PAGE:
Discussion in 'Techforge' started by Tuckerfan, Sep 16, 2020.
It went from concept to test-flight in record time.
Who are we keeping up with?
Who has an air force that's any fucking threat to us anymore?
You should look at what the Chinese are doing. They've come a long way very quickly and are fielding stealth fighters that compare pretty favorably with our F-22 and F-35. They apparently stole enough information to essentially copy the latter.
It would seem that there wouldn't be any breakthrough technology. Using established technology would be the only way I can see to safely develop a viable plane. That doesn't mean it won't be a bad-ass piece of hardware, though.
The F-22 and F-35 have their origins in the 1990s, and, although their designs allow for continual updates, it may be that technology that's become mature in the last decade or so is more readily integrated into a new airframe rather than adapted to an existing one.
It's all speculative, of course, since we don't have any specs. We usually imagine that the next generation of fighters will be faster and more agile, but this may not be the case. It may be that new fighters won't need such high performance because their operations don't entail mixing it up with other fighters, at least not in dogfighting terms. If so, the new plane may not be any faster, it may just be much more efficient, being able to go the same speed with less fuel or having longer range. The new plane may be autonomous, or remotely controlled, and not even have a pilot on board. It may incorporate new coatings, new geometries, or new materials that make it less detectable by radar and infrared. Or it may incorporate weapons systems that we haven't seen before, or integrate with other planes and systems in a force-multiplying way.
A former Navy pilot once told me that the military blew it by not making the F-22 an unmanned vehicle. His reasoning was that the potential performance was hotter than a human could withstand. That kind of performance would be what you would want from an air superiority/supremacy fighter, I would think. I wonder if that's the direction they've gone along with the enhancements Paladin mentioned.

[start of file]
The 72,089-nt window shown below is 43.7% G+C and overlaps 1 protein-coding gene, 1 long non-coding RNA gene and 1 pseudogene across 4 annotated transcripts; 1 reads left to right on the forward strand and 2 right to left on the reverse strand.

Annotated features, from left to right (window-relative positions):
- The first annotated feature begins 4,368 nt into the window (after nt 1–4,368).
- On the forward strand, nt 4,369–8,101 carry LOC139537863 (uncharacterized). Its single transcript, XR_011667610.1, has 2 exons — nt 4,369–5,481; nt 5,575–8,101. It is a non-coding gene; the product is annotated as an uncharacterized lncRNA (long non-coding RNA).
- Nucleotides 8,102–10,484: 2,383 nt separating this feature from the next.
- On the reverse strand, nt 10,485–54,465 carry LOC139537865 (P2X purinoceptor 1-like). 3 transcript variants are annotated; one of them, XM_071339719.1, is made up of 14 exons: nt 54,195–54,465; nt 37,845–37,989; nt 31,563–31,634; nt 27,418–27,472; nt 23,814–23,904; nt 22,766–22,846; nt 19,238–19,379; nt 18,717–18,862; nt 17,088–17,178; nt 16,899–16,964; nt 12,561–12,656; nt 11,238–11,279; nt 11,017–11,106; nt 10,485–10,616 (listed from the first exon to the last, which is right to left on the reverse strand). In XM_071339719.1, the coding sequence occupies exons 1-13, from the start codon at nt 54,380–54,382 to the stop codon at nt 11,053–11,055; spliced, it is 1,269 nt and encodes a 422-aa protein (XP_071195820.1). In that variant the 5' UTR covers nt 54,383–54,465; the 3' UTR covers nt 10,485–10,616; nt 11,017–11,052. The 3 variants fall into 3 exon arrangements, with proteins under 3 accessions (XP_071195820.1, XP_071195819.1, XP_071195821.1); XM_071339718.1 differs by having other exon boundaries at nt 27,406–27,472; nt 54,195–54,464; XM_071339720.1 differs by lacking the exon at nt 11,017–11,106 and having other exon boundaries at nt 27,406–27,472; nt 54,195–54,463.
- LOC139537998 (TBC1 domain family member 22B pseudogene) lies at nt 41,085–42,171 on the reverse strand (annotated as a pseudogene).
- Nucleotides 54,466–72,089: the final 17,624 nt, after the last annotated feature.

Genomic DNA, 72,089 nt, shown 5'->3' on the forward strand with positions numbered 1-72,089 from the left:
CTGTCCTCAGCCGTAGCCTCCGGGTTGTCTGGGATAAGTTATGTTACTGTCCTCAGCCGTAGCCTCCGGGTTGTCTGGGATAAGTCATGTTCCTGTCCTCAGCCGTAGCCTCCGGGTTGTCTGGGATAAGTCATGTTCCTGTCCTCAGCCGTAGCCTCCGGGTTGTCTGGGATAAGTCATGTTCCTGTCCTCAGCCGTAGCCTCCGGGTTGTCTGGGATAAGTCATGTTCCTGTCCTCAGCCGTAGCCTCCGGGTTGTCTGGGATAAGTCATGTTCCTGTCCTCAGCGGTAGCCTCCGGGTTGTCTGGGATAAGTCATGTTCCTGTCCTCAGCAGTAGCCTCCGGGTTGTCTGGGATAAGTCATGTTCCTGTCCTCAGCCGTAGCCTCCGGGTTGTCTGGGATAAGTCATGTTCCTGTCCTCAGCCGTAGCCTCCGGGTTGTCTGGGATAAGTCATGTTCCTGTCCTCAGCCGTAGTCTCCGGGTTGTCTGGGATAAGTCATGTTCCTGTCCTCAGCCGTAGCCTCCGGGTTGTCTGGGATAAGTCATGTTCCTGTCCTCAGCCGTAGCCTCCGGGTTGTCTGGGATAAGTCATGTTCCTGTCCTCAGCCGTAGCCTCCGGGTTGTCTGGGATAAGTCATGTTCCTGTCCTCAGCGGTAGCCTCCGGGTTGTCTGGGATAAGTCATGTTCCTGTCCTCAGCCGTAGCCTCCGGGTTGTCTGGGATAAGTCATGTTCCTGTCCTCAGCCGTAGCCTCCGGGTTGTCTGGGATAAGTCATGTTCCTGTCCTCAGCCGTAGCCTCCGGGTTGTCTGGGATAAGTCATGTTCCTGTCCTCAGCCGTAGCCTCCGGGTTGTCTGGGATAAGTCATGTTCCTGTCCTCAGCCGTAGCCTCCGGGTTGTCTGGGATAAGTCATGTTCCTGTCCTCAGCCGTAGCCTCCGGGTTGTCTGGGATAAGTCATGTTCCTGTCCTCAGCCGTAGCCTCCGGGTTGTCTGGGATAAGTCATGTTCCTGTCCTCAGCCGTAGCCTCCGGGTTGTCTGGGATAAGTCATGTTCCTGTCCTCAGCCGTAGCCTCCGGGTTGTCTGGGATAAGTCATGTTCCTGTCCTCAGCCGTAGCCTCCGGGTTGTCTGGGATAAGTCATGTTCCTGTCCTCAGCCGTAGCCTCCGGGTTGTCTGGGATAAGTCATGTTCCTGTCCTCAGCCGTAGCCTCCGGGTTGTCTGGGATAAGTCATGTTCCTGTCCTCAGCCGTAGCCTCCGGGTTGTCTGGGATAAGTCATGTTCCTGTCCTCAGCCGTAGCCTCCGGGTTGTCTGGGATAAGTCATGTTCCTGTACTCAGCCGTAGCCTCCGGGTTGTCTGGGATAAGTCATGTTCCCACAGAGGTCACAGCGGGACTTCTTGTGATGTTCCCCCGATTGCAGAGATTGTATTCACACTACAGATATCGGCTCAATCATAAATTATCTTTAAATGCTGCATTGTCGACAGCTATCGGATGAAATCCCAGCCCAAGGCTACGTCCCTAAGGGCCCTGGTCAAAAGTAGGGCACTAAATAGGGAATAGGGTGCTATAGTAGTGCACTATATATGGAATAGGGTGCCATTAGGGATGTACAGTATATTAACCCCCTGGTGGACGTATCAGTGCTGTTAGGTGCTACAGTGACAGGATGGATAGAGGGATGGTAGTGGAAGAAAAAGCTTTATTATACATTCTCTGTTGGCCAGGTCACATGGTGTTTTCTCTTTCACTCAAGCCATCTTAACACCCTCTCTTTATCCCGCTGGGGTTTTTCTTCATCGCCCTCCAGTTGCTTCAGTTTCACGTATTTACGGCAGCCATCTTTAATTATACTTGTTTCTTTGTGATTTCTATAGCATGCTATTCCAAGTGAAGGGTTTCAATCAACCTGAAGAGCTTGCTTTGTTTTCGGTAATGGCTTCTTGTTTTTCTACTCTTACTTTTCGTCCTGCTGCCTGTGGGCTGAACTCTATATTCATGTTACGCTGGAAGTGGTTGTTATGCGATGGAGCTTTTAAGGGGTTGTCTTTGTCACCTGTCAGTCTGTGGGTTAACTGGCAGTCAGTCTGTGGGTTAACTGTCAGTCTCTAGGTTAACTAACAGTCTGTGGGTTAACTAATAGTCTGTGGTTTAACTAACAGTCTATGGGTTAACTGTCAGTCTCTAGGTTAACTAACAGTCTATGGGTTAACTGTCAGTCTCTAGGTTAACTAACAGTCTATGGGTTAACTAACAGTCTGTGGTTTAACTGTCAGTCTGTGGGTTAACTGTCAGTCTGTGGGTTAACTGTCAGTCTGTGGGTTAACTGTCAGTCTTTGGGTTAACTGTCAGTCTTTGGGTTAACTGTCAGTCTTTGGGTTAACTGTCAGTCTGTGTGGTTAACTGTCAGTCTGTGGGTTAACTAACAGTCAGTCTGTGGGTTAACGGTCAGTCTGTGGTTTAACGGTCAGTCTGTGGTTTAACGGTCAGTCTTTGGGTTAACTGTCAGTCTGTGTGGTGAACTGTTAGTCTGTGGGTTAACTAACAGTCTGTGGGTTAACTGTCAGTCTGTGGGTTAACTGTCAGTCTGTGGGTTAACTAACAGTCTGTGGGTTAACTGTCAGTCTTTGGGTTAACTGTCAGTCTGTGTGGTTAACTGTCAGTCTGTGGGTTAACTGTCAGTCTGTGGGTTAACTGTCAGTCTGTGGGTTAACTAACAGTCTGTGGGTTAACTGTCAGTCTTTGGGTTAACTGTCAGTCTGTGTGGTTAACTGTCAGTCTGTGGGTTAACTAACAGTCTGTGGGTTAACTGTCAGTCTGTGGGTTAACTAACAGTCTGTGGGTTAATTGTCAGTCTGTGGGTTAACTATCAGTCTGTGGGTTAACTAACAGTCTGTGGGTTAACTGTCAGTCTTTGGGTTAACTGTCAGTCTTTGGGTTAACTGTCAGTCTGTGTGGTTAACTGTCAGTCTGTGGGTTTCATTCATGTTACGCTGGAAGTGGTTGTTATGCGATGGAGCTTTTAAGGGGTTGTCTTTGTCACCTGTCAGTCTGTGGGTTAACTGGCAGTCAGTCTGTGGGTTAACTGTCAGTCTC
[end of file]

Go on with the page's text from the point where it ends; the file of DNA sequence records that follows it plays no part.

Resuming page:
I think the F-22 would've been a little early to make an autonomous fighter, but we should be well past the threshold of being able to do it now.
It's only and matter of time. A fighter loses a lot of weight, volume, and complexity if it doesn't have to support a pilot. A pilotless fighter can perform manuevers that would leave a pilot unconscious or dead. If the plane is pilotless, it can undertake missions longer or more demanding than a human could. And it won't make human mistakes.
I saw this elsewhere when the news broke a few days ago:
Interesting, but it raises the question in my mind of whether there's anything the Russians or Chinese have that our current generation of fighters couldn't effectively intercept. It's also interesting that during the Cold War, the Air Force brass were obsessed with "higher/faster". It doesn't seem to be that way anymore.
Higher/faster was conceived around the idea of getting up really high really quickly to launch missiles at enemy targets . . . mainly bombers. Early generation air-to-air missiles, however, lacked accuracy and reliability and then air combat experience in VietNam showed that the days of dogfighting were not as over as had been assumed. Nowadays technology has caught up with vision and missiles can kill shit from beyond visual range and at pretty much all aspects.
If our pilots are dogfighting with enemy planes, we're doing it wrong. The bad guy should have no awareness we're in the vicinity until a missile blows him out of the sky.
Pretty sure the future of air combat is with UAVs.
Yup. Think the Stargate SG-1 episode with the Nazis who had VR-flown UAVs. That feels like the future we're headed towards.
We may have our answer.
Even if nobody does, I assume it takes constant R&D to keep it that way... and I want our Air Force to keep it that way.
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